CBSN

California Burning

Horses secured in a barnyard stable just east of Lake Arrowhead, Calif., watch nervously as they are surrounded by flames from a wildfire Wednesday, Oct. 29, 2003. Firefighters in the immediate vicinity were keeping an eye on them to make sure that they would be all right as they worked on controlling the blaze that had engulfed homes nearby.
AP
On the front lines of the wildfires raging in Southern California on down into Mexico, the situation is so dire, firefighters, politicians and ordinary folks running for their lives are united in horror.

"There's fire on so many fronts, it's not even manageable at this point," said Chris Cade, a fire prevention technician with the U.S. Forest Service, as he watched a pillar of smoke he estimated at 9,000 feet rise into a hazy sky thick with ash. "I am at a loss what you can do about it."

The death toll has risen to 20 in California and 2 in Baja California, which is across the border in Mexico, where the situation is believed to be moderating.

CBS News Correspondent Dan Rather reports there are over 11,000 firefighters battling at least 12 major fires and numerous lesser fires, with damage so far about $2 billion, and rising hourly.

More than 2,600 homes have been destroyed, with the fires now having charred over 900 square miles: roughly the size of Rhode Island.

Firefighters - many exhausted from days on the job - are faced with tough decisions on which towns and homes to try to save.

Capt. Doug Miles, of the San Bernardino Fire Department, says some of the houses in danger are high-priced real estate, but their dollar value is not a factor in deciding whether to try to mount a defense against oncoming walls of flame.

"When we choose homes to defend," Miles told CBS News Correspondent Jennifer Miller, it's a question of "their ability to be defended" - whether firefighters can safely approach, and whether there is a chance a neighborhood can be saved.

In Washington, politicians have suited up to defend California in the best way they know how: lobbying for funds and pushing through legislation.

California governor-elect Arnold Schwarzenegger, calling himself the "collec-in-nator," met with California's congressional delegation and Michael Brown, the director of the Federal Emergency Management Agency.

"I'm now looking for federal money for the people, the victims of the fire," said Schwarzenegger, who is cutting short his Capitol Hill trip to return to California Thursday for briefings on the burgeoning disaster.

The newly elected governor has been coordinating his efforts with outgoing governor, Democrat Gray Davis, who has expressed the fear that the wildfires could wind up as the costliest disaster in California history.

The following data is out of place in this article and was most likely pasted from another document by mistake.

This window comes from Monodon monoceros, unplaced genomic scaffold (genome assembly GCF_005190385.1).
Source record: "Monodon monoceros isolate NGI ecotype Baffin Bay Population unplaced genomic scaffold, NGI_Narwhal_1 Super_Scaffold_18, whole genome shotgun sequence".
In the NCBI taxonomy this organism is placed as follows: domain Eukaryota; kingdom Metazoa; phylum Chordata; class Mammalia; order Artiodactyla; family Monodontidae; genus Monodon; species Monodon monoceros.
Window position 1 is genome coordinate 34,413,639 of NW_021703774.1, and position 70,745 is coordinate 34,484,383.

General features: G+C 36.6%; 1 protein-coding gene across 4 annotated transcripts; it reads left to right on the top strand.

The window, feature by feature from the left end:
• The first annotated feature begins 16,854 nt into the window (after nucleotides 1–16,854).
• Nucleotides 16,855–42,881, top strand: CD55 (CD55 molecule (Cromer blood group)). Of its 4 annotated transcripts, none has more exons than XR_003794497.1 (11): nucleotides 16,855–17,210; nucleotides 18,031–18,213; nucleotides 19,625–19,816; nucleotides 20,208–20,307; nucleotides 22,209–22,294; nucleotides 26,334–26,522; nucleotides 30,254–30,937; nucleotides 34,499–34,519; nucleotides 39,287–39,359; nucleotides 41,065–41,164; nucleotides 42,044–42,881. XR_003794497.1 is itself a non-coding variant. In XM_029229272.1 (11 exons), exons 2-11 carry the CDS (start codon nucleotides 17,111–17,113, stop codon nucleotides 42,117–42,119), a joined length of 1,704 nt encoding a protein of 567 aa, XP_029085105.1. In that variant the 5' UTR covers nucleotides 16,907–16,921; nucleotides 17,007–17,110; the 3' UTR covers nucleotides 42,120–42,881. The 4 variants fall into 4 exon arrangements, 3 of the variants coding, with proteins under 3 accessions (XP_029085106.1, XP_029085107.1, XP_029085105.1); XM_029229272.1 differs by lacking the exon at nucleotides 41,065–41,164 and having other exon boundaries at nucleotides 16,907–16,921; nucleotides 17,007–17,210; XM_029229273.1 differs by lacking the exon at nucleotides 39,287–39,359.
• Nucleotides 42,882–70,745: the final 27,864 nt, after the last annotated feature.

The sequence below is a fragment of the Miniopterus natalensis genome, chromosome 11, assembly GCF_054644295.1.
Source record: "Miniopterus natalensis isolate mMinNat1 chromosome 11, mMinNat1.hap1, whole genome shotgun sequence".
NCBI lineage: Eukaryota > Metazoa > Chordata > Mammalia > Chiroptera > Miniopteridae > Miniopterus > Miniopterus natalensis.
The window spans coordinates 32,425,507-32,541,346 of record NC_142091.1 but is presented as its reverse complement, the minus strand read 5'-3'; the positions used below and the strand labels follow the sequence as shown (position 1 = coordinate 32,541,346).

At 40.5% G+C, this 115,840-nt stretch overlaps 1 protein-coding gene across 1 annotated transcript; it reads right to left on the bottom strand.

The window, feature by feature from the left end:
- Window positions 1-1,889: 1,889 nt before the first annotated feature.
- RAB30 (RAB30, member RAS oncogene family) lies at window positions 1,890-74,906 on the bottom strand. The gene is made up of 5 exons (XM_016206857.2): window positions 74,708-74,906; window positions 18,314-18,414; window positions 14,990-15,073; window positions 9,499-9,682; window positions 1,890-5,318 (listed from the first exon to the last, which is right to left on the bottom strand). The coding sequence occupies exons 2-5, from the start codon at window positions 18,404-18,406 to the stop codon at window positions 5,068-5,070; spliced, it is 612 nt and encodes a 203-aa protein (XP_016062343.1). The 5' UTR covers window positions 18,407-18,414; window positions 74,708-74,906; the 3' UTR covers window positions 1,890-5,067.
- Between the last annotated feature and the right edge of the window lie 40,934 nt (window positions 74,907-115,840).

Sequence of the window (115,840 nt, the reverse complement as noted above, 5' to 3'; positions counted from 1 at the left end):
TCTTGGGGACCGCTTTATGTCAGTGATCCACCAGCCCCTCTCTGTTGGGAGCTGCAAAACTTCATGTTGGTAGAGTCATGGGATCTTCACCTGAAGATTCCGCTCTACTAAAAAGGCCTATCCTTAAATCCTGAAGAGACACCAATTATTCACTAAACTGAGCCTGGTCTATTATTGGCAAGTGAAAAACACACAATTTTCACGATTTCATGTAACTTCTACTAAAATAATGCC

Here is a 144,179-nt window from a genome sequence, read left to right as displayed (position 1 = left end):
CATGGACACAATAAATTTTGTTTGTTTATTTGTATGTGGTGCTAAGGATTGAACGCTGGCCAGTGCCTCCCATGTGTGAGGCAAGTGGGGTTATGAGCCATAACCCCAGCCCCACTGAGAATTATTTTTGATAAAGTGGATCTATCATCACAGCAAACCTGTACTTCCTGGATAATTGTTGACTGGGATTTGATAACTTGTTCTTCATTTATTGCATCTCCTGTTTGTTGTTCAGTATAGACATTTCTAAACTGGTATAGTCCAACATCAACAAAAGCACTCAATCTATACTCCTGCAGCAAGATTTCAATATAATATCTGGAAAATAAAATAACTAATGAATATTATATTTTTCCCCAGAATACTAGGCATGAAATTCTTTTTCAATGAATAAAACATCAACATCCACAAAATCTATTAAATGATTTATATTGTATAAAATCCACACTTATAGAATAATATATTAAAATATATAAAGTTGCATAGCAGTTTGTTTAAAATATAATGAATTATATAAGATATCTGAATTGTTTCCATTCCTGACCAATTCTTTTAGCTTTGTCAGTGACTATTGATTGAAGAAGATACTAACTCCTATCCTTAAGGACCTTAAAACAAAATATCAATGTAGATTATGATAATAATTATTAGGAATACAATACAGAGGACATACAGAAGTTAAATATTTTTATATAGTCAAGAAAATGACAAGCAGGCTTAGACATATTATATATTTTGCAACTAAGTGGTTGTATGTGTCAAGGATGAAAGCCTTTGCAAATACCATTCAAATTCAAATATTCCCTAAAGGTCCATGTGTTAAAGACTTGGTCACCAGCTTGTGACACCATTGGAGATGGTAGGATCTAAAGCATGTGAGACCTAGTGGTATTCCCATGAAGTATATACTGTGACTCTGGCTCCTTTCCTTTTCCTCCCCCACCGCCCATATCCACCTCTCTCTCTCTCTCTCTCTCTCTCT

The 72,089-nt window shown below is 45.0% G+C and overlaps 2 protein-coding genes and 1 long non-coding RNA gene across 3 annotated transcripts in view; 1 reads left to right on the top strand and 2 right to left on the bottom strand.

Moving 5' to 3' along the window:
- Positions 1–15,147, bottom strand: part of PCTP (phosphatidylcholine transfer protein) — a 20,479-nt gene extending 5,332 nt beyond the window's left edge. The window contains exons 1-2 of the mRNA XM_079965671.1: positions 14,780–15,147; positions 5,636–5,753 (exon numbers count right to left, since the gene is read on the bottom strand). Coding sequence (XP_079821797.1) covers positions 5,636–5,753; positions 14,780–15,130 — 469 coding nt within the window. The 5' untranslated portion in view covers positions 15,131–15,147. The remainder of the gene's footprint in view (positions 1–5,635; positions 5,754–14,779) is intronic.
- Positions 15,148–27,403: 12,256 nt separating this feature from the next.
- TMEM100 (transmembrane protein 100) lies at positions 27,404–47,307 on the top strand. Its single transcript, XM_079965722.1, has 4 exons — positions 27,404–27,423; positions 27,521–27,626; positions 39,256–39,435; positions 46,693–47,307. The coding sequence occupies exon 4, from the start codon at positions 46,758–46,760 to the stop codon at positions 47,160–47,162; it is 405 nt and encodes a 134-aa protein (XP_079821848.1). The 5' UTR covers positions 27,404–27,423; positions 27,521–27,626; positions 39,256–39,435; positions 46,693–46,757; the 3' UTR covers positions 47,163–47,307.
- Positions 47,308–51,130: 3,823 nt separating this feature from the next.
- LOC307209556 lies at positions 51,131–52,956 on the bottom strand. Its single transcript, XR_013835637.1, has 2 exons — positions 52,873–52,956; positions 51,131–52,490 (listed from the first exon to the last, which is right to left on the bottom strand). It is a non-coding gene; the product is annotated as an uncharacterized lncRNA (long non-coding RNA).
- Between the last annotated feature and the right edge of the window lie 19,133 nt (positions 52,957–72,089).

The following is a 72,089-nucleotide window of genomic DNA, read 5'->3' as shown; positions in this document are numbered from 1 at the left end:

U.S. Agriculture Secretary Ann Veneman, who meets with the Schwarzenegger Thursday morning, says "drought, heavy fuel loads and Santa Ana winds" have combined to make the situation in Southern California "the worst we've ever seen."

In addition to disaster relief, Congress is considering a $2.9 billion bill to thin out some of the trees in federal forests. President Bush has promoted the measure as a way to prevent wildfires. It has attracted criticism from some environmentalists, but Wednesday, some Democrats - including Sen. Diane Feinstein - said they agree that the legislation would be good for forests and would protect old-growth trees.

Firefighters are struggling to save emptied-out resort towns in the San Bernardino Mountains as 200-foot walls of flame engulf dead and dried-out trees.

In San Diego County, the state's largest fire claimed another victim when a firefighting crew was overcome by flames. Firefighter Steven Rucker, 38, was killed while trying to save a home near Wynola. Three others were injured.

It is the first firefighter death since the series of blazes began last week.

"It just swept right over them. They probably didn't have time to get out of the way," San Diego County Sheriff's Sgt. Conrad Grayson said.

The California death toll reached 20 late Wednesday after authorities found two people dead on an Indian reservation as the result of the same San Diego County fire.

In the San Bernardino Mountains east of Los Angeles, the hot, dry Santa Ana winds from the desert that had been whipping the fires into raging infernos eased Wednesday. But they gave way to stiff breezes off the ocean that pushed the flames up the canyon walls around evacuated mountain enclaves like Lake Arrowhead and Big Bear - towns that are among Southern California's most popular mountain playgrounds.

"Everyone we talk to, chiefs, captains, no one's ever seen this before, and hopefully we will never see it again," said San Bernardino County firefighter Robbie Woods, after hundreds of homes burned in the San Bernardino Mountains.